Ryecote Entertainment

The Ryecote Entertainment was a performance on 28 October 1592 to welcome Elizabeth I at Rycote House in Oxfordshire. During the drama, members of the Norris family presented the queen with jewels.[1] These represented the military activities of the sons of Sir Henry Norris.[2]

Elizabeth came to Rycote from Oxford. The first welcome speech was given by performer acting as an old veteran soldier. He compared Rycote to a crow's nest, transformed by Elizabeth's presence to a nest for a phoenix. He gave the queen a fair gown. The next day, in the garden, the old man gave another speech. An Irish messenger brought a letter from one of Norris' sons, a soldier in the Irish service, enclosing a dart studded with diamonds, with the motto, "I fly only for my sovereign". A messenger from Flanders brought a diamond-set gold key with the motto, "I only open to you". A French page brought three letters, the first was a comic interlude, the misdirected letter addressed to "Lady Squeamish". The second enclosed a French gold sword, with the motto, "Drawn only in your defence". The third letter brought a Spanish diamond set truncheon, with motto "I do not command but under you". When Elizabeth left Ryecote on Monday morning, a messenger brought a gold daisy set with rubies from Jersey.[3]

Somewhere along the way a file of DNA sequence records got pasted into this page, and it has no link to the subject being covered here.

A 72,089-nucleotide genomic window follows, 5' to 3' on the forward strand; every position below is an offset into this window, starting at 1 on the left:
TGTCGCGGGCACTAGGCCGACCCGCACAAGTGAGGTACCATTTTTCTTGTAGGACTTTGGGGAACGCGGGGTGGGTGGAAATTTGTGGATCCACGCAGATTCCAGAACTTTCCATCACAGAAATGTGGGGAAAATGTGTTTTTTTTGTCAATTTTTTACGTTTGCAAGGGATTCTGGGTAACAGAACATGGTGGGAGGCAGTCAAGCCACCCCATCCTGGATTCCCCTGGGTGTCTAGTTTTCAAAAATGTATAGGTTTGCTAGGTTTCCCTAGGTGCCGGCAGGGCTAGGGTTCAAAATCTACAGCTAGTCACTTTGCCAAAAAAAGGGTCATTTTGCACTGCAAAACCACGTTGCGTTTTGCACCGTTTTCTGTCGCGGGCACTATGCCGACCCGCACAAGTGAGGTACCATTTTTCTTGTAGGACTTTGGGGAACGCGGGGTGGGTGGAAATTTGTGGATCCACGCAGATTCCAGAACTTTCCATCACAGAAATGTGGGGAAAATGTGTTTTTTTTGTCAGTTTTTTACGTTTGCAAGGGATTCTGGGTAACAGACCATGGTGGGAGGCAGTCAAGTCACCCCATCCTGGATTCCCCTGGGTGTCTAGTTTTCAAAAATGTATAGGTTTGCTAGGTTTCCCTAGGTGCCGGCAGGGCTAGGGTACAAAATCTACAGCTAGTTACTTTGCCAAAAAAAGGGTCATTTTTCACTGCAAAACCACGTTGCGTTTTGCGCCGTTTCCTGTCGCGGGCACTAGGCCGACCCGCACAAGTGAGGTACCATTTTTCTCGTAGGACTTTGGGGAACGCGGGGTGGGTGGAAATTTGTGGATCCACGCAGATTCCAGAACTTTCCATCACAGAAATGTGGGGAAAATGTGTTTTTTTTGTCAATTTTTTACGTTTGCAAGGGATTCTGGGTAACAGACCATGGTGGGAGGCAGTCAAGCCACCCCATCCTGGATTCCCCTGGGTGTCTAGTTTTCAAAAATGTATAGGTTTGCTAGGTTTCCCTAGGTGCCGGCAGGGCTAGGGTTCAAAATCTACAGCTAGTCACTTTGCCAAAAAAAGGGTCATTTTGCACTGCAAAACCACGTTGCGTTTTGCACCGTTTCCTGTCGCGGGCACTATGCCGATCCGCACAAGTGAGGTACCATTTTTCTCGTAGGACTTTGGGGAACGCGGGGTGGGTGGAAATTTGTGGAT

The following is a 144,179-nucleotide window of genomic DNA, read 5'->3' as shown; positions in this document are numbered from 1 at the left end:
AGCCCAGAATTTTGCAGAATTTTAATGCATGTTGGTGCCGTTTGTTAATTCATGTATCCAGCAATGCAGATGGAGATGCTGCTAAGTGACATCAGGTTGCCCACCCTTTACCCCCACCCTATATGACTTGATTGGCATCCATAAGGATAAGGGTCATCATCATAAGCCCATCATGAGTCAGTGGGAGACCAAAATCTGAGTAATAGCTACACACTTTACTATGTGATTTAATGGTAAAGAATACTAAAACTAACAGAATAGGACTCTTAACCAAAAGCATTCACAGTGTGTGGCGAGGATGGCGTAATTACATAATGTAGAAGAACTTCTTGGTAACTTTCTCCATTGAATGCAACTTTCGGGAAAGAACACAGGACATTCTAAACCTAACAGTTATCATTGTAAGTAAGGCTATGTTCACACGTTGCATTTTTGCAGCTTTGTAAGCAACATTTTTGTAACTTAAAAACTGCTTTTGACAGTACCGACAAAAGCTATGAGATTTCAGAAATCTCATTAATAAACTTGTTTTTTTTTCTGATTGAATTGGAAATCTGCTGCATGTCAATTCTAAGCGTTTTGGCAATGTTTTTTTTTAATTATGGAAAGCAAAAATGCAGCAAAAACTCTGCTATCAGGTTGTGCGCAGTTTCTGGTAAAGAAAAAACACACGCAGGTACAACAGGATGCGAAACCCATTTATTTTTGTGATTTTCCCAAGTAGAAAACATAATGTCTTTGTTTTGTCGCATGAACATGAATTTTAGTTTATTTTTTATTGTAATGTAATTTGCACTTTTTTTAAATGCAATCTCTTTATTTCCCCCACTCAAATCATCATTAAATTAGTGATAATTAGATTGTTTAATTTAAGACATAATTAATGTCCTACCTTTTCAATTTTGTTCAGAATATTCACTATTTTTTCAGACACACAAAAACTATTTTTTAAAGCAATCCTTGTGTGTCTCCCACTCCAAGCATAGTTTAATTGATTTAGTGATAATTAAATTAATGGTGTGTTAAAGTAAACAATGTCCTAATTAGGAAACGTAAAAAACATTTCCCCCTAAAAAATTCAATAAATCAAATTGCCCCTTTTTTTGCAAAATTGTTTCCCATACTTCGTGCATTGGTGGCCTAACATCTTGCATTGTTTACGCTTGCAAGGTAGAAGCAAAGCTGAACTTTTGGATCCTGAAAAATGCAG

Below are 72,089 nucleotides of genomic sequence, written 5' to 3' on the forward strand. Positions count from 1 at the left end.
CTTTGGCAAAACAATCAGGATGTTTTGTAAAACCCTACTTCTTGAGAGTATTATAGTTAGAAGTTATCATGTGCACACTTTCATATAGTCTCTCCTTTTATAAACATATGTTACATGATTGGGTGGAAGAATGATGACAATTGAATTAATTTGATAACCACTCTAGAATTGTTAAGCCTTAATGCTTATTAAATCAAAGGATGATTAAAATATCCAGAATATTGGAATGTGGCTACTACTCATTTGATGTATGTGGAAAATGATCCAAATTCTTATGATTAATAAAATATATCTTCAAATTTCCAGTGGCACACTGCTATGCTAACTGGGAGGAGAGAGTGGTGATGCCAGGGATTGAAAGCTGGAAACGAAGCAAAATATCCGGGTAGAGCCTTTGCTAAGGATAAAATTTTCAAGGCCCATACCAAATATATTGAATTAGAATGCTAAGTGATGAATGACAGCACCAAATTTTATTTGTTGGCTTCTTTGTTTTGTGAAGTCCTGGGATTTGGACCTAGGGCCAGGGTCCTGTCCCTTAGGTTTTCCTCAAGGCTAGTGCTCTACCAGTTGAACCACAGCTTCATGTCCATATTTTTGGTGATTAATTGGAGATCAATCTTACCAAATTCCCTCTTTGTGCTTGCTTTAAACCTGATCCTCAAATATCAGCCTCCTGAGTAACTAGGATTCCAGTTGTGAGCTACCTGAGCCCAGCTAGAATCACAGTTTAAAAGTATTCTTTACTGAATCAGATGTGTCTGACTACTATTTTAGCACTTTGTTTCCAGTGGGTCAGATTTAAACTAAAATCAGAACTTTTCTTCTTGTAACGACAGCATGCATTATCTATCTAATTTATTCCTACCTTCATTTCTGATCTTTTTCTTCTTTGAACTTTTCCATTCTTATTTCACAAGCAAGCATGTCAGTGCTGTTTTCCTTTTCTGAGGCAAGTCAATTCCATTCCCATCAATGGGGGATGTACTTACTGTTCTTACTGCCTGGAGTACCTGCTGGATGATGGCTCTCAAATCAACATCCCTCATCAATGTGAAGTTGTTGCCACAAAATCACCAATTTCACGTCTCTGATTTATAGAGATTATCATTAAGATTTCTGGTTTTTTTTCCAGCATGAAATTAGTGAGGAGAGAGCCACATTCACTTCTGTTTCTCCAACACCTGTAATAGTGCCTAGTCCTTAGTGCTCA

The entertainment was published in Speeches delivered to her Majestie this last progresse, at the Right Honorable the Lady Russels, at Bissam, the Right Honorable the Lord Chandos at Sudley, at the Right Honorourable the Lord Norris at Ricote (Oxford: Joseph Barnes, 1592).[4]

James VI and I visited Rycote in 1612, 1614, 1616, 1617, and 1619.[5]

ReferencesEdit

  1. ^ Janet Arnold, 'Sweet England's Jewels', Anna Somers Cocks, Princely Magnificence: Court Jewels of the Renaissance (London, 1980), p. 30.
  2. ^ Elizabeth Zeman Kolkovich, The Elizabethan Country House Entertainment (Cambridge, 2016), p. 79: Mark Netzloff, Agents Beyond the State: The Writings of English Travelers, Soldiers, and Diplomats in Early Modern Europe (Oxford, 2020), p. 143.
  3. ^ Martin Wiggins & Catherine Richardson, British Drama 1533-1642: A Catalogue, vol. 3 (Oxford, 2013), pp. 199-200: John Nichols, Progresses of Elizabeth, vol. 3 (London, 1823), pp. 168-172
  4. ^ William Leahy, Elizabethan Triumphal Processions (Ashgate, 2008), p. 139.
  5. ^ John Nichols, Progresses of James the First, vol. 2 (London, 1828), p. 462.